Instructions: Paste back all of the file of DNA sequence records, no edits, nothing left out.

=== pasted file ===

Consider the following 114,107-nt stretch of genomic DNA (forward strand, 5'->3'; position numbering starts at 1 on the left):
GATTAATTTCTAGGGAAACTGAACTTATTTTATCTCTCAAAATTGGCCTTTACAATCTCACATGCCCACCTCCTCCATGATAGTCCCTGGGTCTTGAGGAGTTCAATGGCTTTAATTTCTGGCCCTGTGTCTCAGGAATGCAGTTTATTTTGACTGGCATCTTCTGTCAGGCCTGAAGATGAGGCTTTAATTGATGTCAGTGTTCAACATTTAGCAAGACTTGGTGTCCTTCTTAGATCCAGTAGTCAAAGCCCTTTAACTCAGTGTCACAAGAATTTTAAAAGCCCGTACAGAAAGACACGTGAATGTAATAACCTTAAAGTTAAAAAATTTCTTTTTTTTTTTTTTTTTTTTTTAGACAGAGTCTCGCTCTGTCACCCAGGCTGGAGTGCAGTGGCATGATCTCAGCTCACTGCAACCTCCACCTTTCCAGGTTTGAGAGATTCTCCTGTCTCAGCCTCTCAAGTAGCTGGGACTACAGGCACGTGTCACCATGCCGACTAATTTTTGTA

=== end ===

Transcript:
Consider the following 114,107-nt stretch of genomic DNA (forward strand, 5'->3'; position numbering starts at 1 on the left):
GATTAATTTCTAGGGAAACTGAACTTATTTTATCTCTCAAAATTGGCCTTTACAATCTCACATGCCCACCTCCTCCATGATAGTCCCTGGGTCTTGAGGAGTTCAATGGCTTTAATTTCTGGCCCTGTGTCTCAGGAATGCAGTTTATTTTGACTGGCATCTTCTGTCAGGCCTGAAGATGAGGCTTTAATTGATGTCAGTGTTCAACATTTAGCAAGACTTGGTGTCCTTCTTAGATCCAGTAGTCAAAGCCCTTTAACTCAGTGTCACAAGAATTTTAAAAGCCCGTACAGAAAGACACGTGAATGTAATAACCTTAAAGTTAAAAAATTTCTTTTTTTTTTTTTTTTTTTTTTAGACAGAGTCTCGCTCTGTCACCCAGGCTGGAGTGCAGTGGCATGATCTCAGCTCACTGCAACCTCCACCTTTCCAGGTTTGAGAGATTCTCCTGTCTCAGCCTCTCAAGTAGCTGGGACTACAGGCACGTGTCACCATGCCGACTAATTTTTGTA